Earlier this week, UDR was the first REIT to declare its third-quarter earnings. The numbers surprised some analysts. Fundamentals are weakening, but the firm still held occupancies above 95 percent in all four regions. Its revenue came in line with forecasts from Robert W. Baird & Co., a Milwaukee-based wealth management, capital markets, asset management, and private equity firm, but its operating line was better than some analysts expected thanks to some cost savings.
“They were able to push through a continued focus on cost savings,” says Paula Poskon, a senior research analyst with Robert W. Baird. “That pushed the operating margin to come in about 165 basis points above where we forecast.”
Over the next two weeks, the industry will get to see if the other companies in the multifamily REIT space will also beat their expectations for the quarter. As usual, analysts don’t expect any great surprises. But the calls could shed some light on the REITs' plans for 2010 and beyond in what has become a rapidly changing marketplace. Here's a look at the three things analysts will be eyeing in the upcoming calls.
1. Portfolio Expansion
Remember those distressed opportunities everybody, including REIT CEOs, started talking about last year? Well, they haven’t materialized yet. As long as banks extend and pretend, Poskon thinks it will keep REITs on the sidelines. “Many of these REITs would like to buy,” Poskon says. “We’re not seeing the distressed level of pricing that the market anticipated a year-and-a-half ago.”
In fact, some people are seeing cap rates falling and 40-plus bidders on deals. "On good, A-quality, core deals, pricing has been high and cap rates have been surprisingly low," says Andrew J. McCulloch, an analyst for Green Street Advisors, a Newport Beach, Calif.-based consulting and research firm. "I think the REITs are getting more active in the acquisition hunt; they're just getting outbid."
If REITs can't find buying opportunities and there is increased confidence that fundamentals are nearing bottom, McCulloch thinks they may turn to development a little sooner than expected to add units in anticipation of what should be good growth years in 2012 and beyond. "If you think fundamentals are going to be good in late 2011, 2012, and beyond, you may start looking at putting a shovel back in the ground next year" McCulloch says. "The REITs are in a better position than many private developers due to stronger balance sheets and better access to capital. An AvalonBay [Communities] can start development tomorrow if they wanted to."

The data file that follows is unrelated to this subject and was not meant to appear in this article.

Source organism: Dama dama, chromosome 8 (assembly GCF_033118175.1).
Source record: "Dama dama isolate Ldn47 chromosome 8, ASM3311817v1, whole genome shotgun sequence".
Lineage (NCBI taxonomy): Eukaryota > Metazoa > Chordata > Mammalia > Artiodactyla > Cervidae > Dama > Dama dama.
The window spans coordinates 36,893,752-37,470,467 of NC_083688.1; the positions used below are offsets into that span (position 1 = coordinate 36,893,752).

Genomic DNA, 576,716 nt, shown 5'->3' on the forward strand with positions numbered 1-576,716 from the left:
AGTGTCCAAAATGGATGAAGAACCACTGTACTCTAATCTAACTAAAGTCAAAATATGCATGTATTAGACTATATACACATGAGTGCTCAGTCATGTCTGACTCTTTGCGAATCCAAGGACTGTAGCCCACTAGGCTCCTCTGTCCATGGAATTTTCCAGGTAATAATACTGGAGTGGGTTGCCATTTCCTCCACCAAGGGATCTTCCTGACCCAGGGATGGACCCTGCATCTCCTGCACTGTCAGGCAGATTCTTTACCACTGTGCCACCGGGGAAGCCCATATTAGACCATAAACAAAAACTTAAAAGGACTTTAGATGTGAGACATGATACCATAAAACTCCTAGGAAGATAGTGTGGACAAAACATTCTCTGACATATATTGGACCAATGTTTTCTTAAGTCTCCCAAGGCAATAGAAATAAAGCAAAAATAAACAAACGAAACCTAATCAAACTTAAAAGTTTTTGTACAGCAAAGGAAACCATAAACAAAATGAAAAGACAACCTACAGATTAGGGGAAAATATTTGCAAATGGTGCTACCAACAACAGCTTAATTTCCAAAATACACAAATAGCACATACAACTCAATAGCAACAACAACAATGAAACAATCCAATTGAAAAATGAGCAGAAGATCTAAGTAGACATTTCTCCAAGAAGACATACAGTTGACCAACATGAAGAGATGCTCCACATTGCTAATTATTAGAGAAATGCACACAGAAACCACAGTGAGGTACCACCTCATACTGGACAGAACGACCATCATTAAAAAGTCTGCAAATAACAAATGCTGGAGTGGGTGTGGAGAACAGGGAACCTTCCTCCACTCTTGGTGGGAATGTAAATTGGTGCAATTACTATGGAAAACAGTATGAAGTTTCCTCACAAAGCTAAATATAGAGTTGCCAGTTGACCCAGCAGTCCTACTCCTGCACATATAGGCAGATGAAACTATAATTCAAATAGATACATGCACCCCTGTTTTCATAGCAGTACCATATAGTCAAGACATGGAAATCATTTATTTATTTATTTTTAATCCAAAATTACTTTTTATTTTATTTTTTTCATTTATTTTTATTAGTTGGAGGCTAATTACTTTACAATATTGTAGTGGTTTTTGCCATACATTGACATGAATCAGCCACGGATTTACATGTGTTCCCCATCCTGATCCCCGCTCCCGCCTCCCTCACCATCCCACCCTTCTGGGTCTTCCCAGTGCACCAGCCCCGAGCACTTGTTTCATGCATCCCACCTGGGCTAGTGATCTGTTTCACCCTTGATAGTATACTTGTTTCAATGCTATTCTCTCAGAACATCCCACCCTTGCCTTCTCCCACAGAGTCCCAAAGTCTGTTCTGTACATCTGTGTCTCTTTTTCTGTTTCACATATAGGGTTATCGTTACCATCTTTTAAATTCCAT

2. Blocking and Tackling Strategies
So far, Poskon thinks the REITs have been holding up pretty well, given occupancy challenges. “They’re giving up on rental rates in an effort to maintain occupancy,” Poskon says. “That has been pretty successful. We saw decent numbers in occupancy in the second quarter, and I think we'll see that in the third quarter as well.”
So far, though, REITs have been able to stay in the good graces of their analysts by cutting costs. “We continued to be surprised on the expense lines,” Poskon says. “The companies have clearly put a big focus on cost-containment.”
Some REITs, as is the case with UDR, are focusing on technology applications that will reduce costs in areas such as advertising. Poskon says some companies are also cutting staff and renegotiating contracts with vendors to help boost the bottom line. Utility costs are down, and a lot of companies are pushing hard on insurance renewals and tax appraisals.
But Poskon wonders how long REITs can continue cutting costs. “Stretching into next year, I think that expense savings will be more and more challenging to perpetuate,” she says. “There’s only so much you can cut into before you get into muscle.”
3. Balance Sheet Moves
Unlike their commercial peers, apartment REITs are in pretty solid shape. "Their balance sheets are not littered with large, near-term maturities," McCulloch says. "The REITs have done a lot of work over the last year pushing out maturities."
The presence of Fannie Mae and Freddie Mac in the sector also has had a lot to do with this. "As long as a company has a balance sheet with some unencumbered assets, they have some access to funding, even if we have another credit crunch," Poskon says.
REITs had been going almost exclusively to secured financing through Freddie Mac and Fannie Mae until AvalonBay recently pulled the trigger on an unsecured offering. McCulloch could see other REITs such as UDR follow suit if the spread on unsecured debt versus secured debt continues to tighten. “Avalon got some pretty good pricing,” McCulloch says.
Still, not everyone will be flocking to the unsecured market. For instance, Memphis-based Mid-America Apartment Communities has generally shied away form that market. “Some companies don’t do unsecured,” Poskon says. “They’re fully committed to a secured strategy. Some companies prefer unsecured because it gives them more flexibility with what to do in their portfolio of assets.”
A number of REITs have also put "slo-mo" equity programs in place throughout the year. "The issuances to date have been geared more toward fortifying their balance sheets as opposed to funding opportunistic acquisitions," McCulloch says. "But that could change as we move into 2010."
McCulloch wonders if this will continue. "I'm curious to see how active they'll be with the slo-mos," he says. "UDR was active, but not overly aggressive."